Because many Canadian anti-authority movements can trace their lineage, in part, to American far-right movements, some vestiges of racism and anti-Semitism remain embedded. Interestingly, this did not arise much in our interviews with anti-authority adherents and sympathizers. However, our open source analyses did yield some evidence of a bigoted or racist worldview.
. . . .
Dean Clifford was allegedly an active member of a white supremacist group before transitioning first to the Sovereign Citizens movement, then to FOTL. He maintains a relationship, at least online, with Canadian white supremacist Bill Noble, a fixture on racist social media venues. . . So, too, is one of the emerging gurus, Mike Rasila (see section 7.9), known for his racist and anti-Semitic posts on Facebook.
They also mentioned Norman Raddatz who shot and killed an Edmonton police officer but he seemed, at least to me, to have been a crazed loner and not reflective of any focused freeman/sovereign belief system. Just a total loser angry at the world and lashing out. If anything he was more akin to the American sovereign movement rather than Canadian Freemen. I also seem to recall that a couple of posters on World Freeman Society had anti-Semitic rants from time to time but that's about it.
Page 26 starts into the various beliefs that have driven Freemanism in the past, the strawman, joinder (really big with the Poriskyite tax evaders) and common law (again really big with Michael Millar, a Poriskyite convicted of tax evasion and counseling fraud). Then it moves on to the differences between Freemen and sovereigns by discussing, as a classic sovereign, Glenn Fearn, a ranting second amendment American nutcase with, unfortunately, Canadian citizenship. We've considered Glenn in some depth here;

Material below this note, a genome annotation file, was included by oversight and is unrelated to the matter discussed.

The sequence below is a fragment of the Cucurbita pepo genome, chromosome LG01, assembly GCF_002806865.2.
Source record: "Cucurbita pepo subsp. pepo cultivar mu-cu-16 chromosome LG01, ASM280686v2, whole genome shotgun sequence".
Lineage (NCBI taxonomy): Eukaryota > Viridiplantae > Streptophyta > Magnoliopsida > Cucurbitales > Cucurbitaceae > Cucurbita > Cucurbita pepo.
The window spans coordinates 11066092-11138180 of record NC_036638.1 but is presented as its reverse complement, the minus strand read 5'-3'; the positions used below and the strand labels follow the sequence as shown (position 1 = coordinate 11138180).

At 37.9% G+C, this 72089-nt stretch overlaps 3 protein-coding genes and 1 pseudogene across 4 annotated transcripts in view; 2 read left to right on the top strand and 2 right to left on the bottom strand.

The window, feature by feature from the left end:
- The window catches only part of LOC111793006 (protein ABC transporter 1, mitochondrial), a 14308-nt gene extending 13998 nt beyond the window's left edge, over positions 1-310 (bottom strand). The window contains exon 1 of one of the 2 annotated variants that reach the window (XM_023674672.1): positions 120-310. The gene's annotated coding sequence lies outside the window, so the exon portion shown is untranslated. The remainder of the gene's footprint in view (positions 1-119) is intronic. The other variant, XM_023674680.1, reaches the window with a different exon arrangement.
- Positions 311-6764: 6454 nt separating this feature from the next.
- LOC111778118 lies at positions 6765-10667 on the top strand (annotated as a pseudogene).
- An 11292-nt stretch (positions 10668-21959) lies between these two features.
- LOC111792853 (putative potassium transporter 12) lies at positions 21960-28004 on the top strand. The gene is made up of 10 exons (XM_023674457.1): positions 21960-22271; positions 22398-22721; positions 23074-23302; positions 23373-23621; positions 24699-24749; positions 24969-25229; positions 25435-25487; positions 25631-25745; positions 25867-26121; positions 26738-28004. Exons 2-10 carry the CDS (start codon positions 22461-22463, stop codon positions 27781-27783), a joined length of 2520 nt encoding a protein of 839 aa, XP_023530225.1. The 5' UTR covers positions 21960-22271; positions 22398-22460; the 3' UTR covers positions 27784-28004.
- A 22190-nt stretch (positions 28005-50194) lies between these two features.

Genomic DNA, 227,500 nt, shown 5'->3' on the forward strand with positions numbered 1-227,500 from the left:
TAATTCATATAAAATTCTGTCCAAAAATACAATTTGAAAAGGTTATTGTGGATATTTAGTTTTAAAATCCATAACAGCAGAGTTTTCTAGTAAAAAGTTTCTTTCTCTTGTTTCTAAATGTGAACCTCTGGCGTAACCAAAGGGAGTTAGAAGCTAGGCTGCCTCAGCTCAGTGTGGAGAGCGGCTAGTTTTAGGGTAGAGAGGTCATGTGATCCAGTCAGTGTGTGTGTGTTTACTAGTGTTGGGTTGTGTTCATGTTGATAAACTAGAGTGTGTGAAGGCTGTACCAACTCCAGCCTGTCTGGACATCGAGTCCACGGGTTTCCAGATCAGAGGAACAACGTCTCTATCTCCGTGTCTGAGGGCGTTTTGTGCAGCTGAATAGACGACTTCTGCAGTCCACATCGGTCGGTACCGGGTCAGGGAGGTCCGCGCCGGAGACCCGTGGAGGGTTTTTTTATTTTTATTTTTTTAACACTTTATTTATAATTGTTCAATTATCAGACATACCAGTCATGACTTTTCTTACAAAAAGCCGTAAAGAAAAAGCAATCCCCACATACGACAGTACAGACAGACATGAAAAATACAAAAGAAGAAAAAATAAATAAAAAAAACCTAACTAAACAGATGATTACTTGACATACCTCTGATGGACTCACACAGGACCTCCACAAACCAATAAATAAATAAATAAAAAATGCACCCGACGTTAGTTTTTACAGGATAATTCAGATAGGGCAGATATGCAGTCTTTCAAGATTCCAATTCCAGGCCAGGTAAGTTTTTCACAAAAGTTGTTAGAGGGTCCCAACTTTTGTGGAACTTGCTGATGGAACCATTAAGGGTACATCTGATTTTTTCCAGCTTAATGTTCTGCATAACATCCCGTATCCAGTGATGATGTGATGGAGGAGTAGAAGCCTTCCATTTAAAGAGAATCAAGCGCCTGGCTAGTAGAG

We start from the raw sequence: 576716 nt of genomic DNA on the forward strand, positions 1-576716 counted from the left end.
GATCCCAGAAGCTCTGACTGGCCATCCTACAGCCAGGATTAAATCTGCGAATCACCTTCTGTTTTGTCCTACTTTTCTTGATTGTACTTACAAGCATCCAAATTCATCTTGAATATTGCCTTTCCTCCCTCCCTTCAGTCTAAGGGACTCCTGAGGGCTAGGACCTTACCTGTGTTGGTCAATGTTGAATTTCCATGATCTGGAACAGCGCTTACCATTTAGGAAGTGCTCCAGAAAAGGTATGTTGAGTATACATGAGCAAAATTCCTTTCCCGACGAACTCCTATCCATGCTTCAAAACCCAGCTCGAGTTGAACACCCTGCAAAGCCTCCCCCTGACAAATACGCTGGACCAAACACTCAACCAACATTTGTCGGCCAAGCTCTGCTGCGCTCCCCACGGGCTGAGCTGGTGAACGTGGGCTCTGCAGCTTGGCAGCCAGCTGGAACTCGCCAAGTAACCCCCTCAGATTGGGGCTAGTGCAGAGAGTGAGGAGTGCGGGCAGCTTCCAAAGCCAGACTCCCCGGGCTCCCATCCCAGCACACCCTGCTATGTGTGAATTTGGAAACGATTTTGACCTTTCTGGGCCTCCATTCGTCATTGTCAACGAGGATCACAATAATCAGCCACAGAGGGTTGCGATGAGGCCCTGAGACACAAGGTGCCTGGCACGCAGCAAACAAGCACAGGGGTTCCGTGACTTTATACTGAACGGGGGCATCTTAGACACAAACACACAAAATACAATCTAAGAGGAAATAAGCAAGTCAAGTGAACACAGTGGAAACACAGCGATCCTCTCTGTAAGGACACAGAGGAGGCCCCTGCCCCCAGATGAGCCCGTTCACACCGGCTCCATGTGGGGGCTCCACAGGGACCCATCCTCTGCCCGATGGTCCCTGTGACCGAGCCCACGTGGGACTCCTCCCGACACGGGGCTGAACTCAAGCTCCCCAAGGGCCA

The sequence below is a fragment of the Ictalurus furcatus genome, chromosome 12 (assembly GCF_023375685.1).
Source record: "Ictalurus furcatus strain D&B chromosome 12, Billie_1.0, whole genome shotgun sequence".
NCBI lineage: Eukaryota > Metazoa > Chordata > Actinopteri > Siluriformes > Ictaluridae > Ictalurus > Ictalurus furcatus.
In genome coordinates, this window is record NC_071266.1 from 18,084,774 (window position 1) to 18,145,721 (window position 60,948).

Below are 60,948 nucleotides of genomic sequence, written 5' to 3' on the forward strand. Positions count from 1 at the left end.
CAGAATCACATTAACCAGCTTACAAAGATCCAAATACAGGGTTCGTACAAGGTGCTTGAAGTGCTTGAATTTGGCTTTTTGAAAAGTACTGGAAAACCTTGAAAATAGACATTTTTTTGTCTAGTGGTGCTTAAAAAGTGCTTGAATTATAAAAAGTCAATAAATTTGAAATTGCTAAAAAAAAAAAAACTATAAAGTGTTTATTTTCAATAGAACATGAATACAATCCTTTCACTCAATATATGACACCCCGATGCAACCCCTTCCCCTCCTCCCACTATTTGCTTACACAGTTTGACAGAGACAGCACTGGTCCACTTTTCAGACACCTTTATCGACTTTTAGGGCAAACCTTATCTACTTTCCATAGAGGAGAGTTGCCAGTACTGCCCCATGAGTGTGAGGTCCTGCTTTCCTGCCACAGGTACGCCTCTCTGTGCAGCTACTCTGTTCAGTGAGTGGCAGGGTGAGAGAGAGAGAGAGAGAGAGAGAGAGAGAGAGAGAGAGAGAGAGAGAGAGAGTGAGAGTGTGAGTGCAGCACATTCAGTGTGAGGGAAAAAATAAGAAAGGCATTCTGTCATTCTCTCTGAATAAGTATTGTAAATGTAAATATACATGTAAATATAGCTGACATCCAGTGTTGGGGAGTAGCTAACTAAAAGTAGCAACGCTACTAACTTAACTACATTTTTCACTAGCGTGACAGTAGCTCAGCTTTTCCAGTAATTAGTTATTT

As our esteemed ex-poster Hilfskreuzer Möwe Commented;
Glenn Winningham of the House of Fearn was arrested on Oct. 11, 2013 attempting to enter into Canada with a collection of illegal weapons items.
Glenn has gained a certain degree of notoriety in Canada as being the archetypical Sovereign Citizen in the Meads v. Meads, 2012 ABQB 571 decision. In particular, he sued Associate Chief Justice Rooke even before it was popular to do so!
Fearn's solution to the problem of judges disagreeing with him was to, literally, hang them all. His enthusiasm for this seemed to move past judicial reasoning to almost a fetish. As I wrote in his discussion;
Then a wrap-up in an "As for Me" section. He wrote on this slide that "If I am really lucky, I will get to see them do that little dance they do at the end of a common law rope". He can't let go of this image and repeats it in the next, otherwise unrelated, slide. This hanging obsession is disturbing. Is this a perverse fetish he practices at home with store dummies robed as Albertan court judges? He's probably a big fan of the hanging scene in Blazing Saddles.